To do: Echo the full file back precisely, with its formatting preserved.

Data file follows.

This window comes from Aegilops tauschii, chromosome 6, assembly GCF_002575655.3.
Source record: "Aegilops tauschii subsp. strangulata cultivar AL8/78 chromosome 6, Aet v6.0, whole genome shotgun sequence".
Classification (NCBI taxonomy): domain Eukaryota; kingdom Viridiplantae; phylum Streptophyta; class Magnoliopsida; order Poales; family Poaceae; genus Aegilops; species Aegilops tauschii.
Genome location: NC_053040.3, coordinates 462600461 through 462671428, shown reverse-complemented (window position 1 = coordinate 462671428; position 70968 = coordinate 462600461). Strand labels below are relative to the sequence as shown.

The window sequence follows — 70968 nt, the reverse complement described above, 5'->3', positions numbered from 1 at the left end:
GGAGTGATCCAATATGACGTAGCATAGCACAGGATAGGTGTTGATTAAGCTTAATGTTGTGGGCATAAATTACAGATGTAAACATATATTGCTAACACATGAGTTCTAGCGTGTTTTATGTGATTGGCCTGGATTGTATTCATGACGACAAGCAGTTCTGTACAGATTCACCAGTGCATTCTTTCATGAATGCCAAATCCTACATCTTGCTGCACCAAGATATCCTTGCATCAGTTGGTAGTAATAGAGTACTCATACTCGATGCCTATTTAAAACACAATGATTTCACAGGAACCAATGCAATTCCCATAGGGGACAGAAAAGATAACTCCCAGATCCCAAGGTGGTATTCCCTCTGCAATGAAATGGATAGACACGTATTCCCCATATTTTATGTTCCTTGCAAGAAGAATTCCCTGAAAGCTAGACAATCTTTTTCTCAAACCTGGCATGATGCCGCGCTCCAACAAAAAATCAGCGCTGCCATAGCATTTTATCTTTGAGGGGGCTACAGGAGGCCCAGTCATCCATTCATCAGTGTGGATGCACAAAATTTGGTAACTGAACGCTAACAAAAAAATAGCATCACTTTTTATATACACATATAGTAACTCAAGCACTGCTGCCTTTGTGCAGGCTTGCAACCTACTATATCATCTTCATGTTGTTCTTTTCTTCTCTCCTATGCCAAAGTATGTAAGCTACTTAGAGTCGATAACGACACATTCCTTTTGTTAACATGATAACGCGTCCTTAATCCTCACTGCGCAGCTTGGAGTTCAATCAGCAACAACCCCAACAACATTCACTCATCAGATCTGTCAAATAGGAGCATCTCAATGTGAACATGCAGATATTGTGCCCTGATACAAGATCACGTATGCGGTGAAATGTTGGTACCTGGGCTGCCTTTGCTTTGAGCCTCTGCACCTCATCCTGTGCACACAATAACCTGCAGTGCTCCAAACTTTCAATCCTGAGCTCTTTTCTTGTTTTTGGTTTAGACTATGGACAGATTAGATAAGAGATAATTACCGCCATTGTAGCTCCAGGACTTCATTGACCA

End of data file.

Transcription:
This window comes from Aegilops tauschii, chromosome 6, assembly GCF_002575655.3.
Source record: "Aegilops tauschii subsp. strangulata cultivar AL8/78 chromosome 6, Aet v6.0, whole genome shotgun sequence".
Classification (NCBI taxonomy): domain Eukaryota; kingdom Viridiplantae; phylum Streptophyta; class Magnoliopsida; order Poales; family Poaceae; genus Aegilops; species Aegilops tauschii.
Genome location: NC_053040.3, coordinates 462600461 through 462671428, shown reverse-complemented (window position 1 = coordinate 462671428; position 70968 = coordinate 462600461). Strand labels below are relative to the sequence as shown.

The window sequence follows — 70968 nt, the reverse complement described above, 5'->3', positions numbered from 1 at the left end:
GGAGTGATCCAATATGACGTAGCATAGCACAGGATAGGTGTTGATTAAGCTTAATGTTGTGGGCATAAATTACAGATGTAAACATATATTGCTAACACATGAGTTCTAGCGTGTTTTATGTGATTGGCCTGGATTGTATTCATGACGACAAGCAGTTCTGTACAGATTCACCAGTGCATTCTTTCATGAATGCCAAATCCTACATCTTGCTGCACCAAGATATCCTTGCATCAGTTGGTAGTAATAGAGTACTCATACTCGATGCCTATTTAAAACACAATGATTTCACAGGAACCAATGCAATTCCCATAGGGGACAGAAAAGATAACTCCCAGATCCCAAGGTGGTATTCCCTCTGCAATGAAATGGATAGACACGTATTCCCCATATTTTATGTTCCTTGCAAGAAGAATTCCCTGAAAGCTAGACAATCTTTTTCTCAAACCTGGCATGATGCCGCGCTCCAACAAAAAATCAGCGCTGCCATAGCATTTTATCTTTGAGGGGGCTACAGGAGGCCCAGTCATCCATTCATCAGTGTGGATGCACAAAATTTGGTAACTGAACGCTAACAAAAAAATAGCATCACTTTTTATATACACATATAGTAACTCAAGCACTGCTGCCTTTGTGCAGGCTTGCAACCTACTATATCATCTTCATGTTGTTCTTTTCTTCTCTCCTATGCCAAAGTATGTAAGCTACTTAGAGTCGATAACGACACATTCCTTTTGTTAACATGATAACGCGTCCTTAATCCTCACTGCGCAGCTTGGAGTTCAATCAGCAACAACCCCAACAACATTCACTCATCAGATCTGTCAAATAGGAGCATCTCAATGTGAACATGCAGATATTGTGCCCTGATACAAGATCACGTATGCGGTGAAATGTTGGTACCTGGGCTGCCTTTGCTTTGAGCCTCTGCACCTCATCCTGTGCACACAATAACCTGCAGTGCTCCAAACTTTCAATCCTGAGCTCTTTTCTTGTTTTTGGTTTAGACTATGGACAGATTAGATAAGAGATAATTACCGCCATTGTAGCTCCAGGACTTCATTGACCA